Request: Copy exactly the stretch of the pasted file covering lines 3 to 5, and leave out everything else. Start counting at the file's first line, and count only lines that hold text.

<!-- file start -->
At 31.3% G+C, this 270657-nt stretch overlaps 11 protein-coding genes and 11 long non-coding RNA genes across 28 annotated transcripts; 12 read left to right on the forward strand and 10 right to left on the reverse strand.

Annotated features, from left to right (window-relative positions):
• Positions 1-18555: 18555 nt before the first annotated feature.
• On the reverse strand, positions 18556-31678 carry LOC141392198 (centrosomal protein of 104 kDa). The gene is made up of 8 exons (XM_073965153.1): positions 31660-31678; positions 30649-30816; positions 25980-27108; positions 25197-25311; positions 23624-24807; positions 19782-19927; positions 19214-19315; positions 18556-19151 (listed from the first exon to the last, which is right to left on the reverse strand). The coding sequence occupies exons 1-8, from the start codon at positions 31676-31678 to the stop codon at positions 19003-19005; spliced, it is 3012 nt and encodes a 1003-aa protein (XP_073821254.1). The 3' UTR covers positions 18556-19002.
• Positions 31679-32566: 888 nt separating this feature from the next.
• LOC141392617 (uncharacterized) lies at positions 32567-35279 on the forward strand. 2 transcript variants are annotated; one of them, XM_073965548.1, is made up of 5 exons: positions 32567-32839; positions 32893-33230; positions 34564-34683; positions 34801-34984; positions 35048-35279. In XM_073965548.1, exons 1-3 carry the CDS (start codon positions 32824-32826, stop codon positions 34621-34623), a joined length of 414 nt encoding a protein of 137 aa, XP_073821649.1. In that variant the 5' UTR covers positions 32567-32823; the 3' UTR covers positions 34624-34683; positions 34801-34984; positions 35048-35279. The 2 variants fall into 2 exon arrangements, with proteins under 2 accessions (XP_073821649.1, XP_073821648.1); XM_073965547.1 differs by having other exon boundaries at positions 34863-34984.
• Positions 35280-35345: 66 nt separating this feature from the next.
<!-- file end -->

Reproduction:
• Positions 1-18555: 18555 nt before the first annotated feature.
• On the reverse strand, positions 18556-31678 carry LOC141392198 (centrosomal protein of 104 kDa). The gene is made up of 8 exons (XM_073965153.1): positions 31660-31678; positions 30649-30816; positions 25980-27108; positions 25197-25311; positions 23624-24807; positions 19782-19927; positions 19214-19315; positions 18556-19151 (listed from the first exon to the last, which is right to left on the reverse strand). The coding sequence occupies exons 1-8, from the start codon at positions 31676-31678 to the stop codon at positions 19003-19005; spliced, it is 3012 nt and encodes a 1003-aa protein (XP_073821254.1). The 3' UTR covers positions 18556-19002.
• Positions 31679-32566: 888 nt separating this feature from the next.